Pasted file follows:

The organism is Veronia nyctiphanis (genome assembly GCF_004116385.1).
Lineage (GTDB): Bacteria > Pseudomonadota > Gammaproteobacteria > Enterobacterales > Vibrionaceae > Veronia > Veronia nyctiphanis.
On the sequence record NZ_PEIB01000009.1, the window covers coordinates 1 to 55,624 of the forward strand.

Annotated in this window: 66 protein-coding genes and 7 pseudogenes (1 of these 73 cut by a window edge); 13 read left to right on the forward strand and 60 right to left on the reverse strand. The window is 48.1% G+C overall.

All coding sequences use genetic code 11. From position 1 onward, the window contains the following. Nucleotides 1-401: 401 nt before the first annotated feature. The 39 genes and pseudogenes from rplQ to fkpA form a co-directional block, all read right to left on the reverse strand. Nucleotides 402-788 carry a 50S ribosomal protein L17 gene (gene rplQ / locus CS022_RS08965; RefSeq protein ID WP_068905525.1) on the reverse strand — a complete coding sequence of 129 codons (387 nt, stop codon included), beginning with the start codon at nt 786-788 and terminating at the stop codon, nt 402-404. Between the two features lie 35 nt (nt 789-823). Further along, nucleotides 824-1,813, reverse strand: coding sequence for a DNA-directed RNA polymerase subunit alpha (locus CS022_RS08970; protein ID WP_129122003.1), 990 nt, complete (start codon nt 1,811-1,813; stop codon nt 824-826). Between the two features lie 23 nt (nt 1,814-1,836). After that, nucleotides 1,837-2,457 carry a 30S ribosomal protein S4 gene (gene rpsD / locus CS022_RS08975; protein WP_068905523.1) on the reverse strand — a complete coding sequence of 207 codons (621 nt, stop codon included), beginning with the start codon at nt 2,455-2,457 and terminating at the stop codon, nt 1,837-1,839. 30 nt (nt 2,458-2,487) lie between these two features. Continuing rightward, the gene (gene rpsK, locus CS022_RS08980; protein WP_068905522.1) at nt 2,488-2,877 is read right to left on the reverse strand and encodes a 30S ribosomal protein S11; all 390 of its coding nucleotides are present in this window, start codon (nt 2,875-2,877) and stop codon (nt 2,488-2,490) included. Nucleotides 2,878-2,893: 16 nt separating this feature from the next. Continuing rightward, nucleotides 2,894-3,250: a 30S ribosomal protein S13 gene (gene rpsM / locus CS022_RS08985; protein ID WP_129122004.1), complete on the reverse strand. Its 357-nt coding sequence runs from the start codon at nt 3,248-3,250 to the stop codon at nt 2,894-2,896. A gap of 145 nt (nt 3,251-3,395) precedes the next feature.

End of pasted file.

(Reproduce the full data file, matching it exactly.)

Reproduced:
The organism is Veronia nyctiphanis (genome assembly GCF_004116385.1).
Lineage (GTDB): Bacteria > Pseudomonadota > Gammaproteobacteria > Enterobacterales > Vibrionaceae > Veronia > Veronia nyctiphanis.
On the sequence record NZ_PEIB01000009.1, the window covers coordinates 1 to 55,624 of the forward strand.

Annotated in this window: 66 protein-coding genes and 7 pseudogenes (1 of these 73 cut by a window edge); 13 read left to right on the forward strand and 60 right to left on the reverse strand. The window is 48.1% G+C overall.

All coding sequences use genetic code 11. From position 1 onward, the window contains the following. Nucleotides 1-401: 401 nt before the first annotated feature. The 39 genes and pseudogenes from rplQ to fkpA form a co-directional block, all read right to left on the reverse strand. Nucleotides 402-788 carry a 50S ribosomal protein L17 gene (gene rplQ / locus CS022_RS08965; RefSeq protein ID WP_068905525.1) on the reverse strand — a complete coding sequence of 129 codons (387 nt, stop codon included), beginning with the start codon at nt 786-788 and terminating at the stop codon, nt 402-404. Between the two features lie 35 nt (nt 789-823). Further along, nucleotides 824-1,813, reverse strand: coding sequence for a DNA-directed RNA polymerase subunit alpha (locus CS022_RS08970; protein ID WP_129122003.1), 990 nt, complete (start codon nt 1,811-1,813; stop codon nt 824-826). Between the two features lie 23 nt (nt 1,814-1,836). After that, nucleotides 1,837-2,457 carry a 30S ribosomal protein S4 gene (gene rpsD / locus CS022_RS08975; protein WP_068905523.1) on the reverse strand — a complete coding sequence of 207 codons (621 nt, stop codon included), beginning with the start codon at nt 2,455-2,457 and terminating at the stop codon, nt 1,837-1,839. 30 nt (nt 2,458-2,487) lie between these two features. Continuing rightward, the gene (gene rpsK, locus CS022_RS08980; protein WP_068905522.1) at nt 2,488-2,877 is read right to left on the reverse strand and encodes a 30S ribosomal protein S11; all 390 of its coding nucleotides are present in this window, start codon (nt 2,875-2,877) and stop codon (nt 2,488-2,490) included. Nucleotides 2,878-2,893: 16 nt separating this feature from the next. Continuing rightward, nucleotides 2,894-3,250: a 30S ribosomal protein S13 gene (gene rpsM / locus CS022_RS08985; protein ID WP_129122004.1), complete on the reverse strand. Its 357-nt coding sequence runs from the start codon at nt 3,248-3,250 to the stop codon at nt 2,894-2,896. A gap of 145 nt (nt 3,251-3,395) precedes the next feature.